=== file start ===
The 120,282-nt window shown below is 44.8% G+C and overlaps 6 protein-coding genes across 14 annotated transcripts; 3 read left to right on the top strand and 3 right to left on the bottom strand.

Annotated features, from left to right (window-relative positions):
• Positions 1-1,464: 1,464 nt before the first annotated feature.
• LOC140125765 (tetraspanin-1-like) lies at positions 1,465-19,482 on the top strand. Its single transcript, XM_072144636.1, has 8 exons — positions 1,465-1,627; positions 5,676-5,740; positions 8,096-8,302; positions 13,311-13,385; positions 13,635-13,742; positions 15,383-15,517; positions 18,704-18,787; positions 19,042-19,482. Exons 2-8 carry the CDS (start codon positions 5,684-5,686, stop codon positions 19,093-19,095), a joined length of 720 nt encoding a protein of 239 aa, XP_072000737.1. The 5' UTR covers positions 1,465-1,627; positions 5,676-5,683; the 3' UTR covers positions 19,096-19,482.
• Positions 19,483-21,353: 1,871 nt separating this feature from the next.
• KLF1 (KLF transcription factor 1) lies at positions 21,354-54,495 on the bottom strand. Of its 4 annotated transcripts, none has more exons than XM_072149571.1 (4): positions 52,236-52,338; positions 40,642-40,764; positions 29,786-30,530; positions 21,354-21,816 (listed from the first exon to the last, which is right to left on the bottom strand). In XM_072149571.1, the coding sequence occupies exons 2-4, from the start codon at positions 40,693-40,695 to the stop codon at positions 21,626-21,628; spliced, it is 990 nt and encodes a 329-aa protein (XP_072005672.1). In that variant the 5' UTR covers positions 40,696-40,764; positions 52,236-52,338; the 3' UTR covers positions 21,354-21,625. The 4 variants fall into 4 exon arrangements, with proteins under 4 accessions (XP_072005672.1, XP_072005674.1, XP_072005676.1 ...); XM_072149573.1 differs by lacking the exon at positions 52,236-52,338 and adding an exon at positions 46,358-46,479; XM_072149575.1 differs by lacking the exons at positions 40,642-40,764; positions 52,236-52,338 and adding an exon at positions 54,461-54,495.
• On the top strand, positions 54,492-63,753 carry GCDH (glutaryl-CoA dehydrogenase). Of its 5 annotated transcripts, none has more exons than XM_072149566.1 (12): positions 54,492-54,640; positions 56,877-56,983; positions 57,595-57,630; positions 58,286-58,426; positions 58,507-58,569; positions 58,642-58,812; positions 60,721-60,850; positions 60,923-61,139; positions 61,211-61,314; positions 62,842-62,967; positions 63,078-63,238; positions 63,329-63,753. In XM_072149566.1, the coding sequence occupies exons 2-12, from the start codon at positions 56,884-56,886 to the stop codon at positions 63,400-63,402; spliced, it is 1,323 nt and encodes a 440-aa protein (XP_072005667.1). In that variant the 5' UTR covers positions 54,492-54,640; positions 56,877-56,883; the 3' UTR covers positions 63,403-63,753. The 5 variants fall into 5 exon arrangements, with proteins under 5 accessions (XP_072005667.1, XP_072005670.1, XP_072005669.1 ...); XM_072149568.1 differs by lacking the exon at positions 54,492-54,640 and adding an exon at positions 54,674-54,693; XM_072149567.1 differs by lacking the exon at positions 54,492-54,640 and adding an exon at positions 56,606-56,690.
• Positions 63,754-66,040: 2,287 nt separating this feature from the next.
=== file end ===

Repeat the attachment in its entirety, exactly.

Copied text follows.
The 120,282-nt window shown below is 44.8% G+C and overlaps 6 protein-coding genes across 14 annotated transcripts; 3 read left to right on the top strand and 3 right to left on the bottom strand.

Annotated features, from left to right (window-relative positions):
• Positions 1-1,464: 1,464 nt before the first annotated feature.
• LOC140125765 (tetraspanin-1-like) lies at positions 1,465-19,482 on the top strand. Its single transcript, XM_072144636.1, has 8 exons — positions 1,465-1,627; positions 5,676-5,740; positions 8,096-8,302; positions 13,311-13,385; positions 13,635-13,742; positions 15,383-15,517; positions 18,704-18,787; positions 19,042-19,482. Exons 2-8 carry the CDS (start codon positions 5,684-5,686, stop codon positions 19,093-19,095), a joined length of 720 nt encoding a protein of 239 aa, XP_072000737.1. The 5' UTR covers positions 1,465-1,627; positions 5,676-5,683; the 3' UTR covers positions 19,096-19,482.
• Positions 19,483-21,353: 1,871 nt separating this feature from the next.
• KLF1 (KLF transcription factor 1) lies at positions 21,354-54,495 on the bottom strand. Of its 4 annotated transcripts, none has more exons than XM_072149571.1 (4): positions 52,236-52,338; positions 40,642-40,764; positions 29,786-30,530; positions 21,354-21,816 (listed from the first exon to the last, which is right to left on the bottom strand). In XM_072149571.1, the coding sequence occupies exons 2-4, from the start codon at positions 40,693-40,695 to the stop codon at positions 21,626-21,628; spliced, it is 990 nt and encodes a 329-aa protein (XP_072005672.1). In that variant the 5' UTR covers positions 40,696-40,764; positions 52,236-52,338; the 3' UTR covers positions 21,354-21,625. The 4 variants fall into 4 exon arrangements, with proteins under 4 accessions (XP_072005672.1, XP_072005674.1, XP_072005676.1 ...); XM_072149573.1 differs by lacking the exon at positions 52,236-52,338 and adding an exon at positions 46,358-46,479; XM_072149575.1 differs by lacking the exons at positions 40,642-40,764; positions 52,236-52,338 and adding an exon at positions 54,461-54,495.
• On the top strand, positions 54,492-63,753 carry GCDH (glutaryl-CoA dehydrogenase). Of its 5 annotated transcripts, none has more exons than XM_072149566.1 (12): positions 54,492-54,640; positions 56,877-56,983; positions 57,595-57,630; positions 58,286-58,426; positions 58,507-58,569; positions 58,642-58,812; positions 60,721-60,850; positions 60,923-61,139; positions 61,211-61,314; positions 62,842-62,967; positions 63,078-63,238; positions 63,329-63,753. In XM_072149566.1, the coding sequence occupies exons 2-12, from the start codon at positions 56,884-56,886 to the stop codon at positions 63,400-63,402; spliced, it is 1,323 nt and encodes a 440-aa protein (XP_072005667.1). In that variant the 5' UTR covers positions 54,492-54,640; positions 56,877-56,883; the 3' UTR covers positions 63,403-63,753. The 5 variants fall into 5 exon arrangements, with proteins under 5 accessions (XP_072005667.1, XP_072005670.1, XP_072005669.1 ...); XM_072149568.1 differs by lacking the exon at positions 54,492-54,640 and adding an exon at positions 54,674-54,693; XM_072149567.1 differs by lacking the exon at positions 54,492-54,640 and adding an exon at positions 56,606-56,690.
• Positions 63,754-66,040: 2,287 nt separating this feature from the next.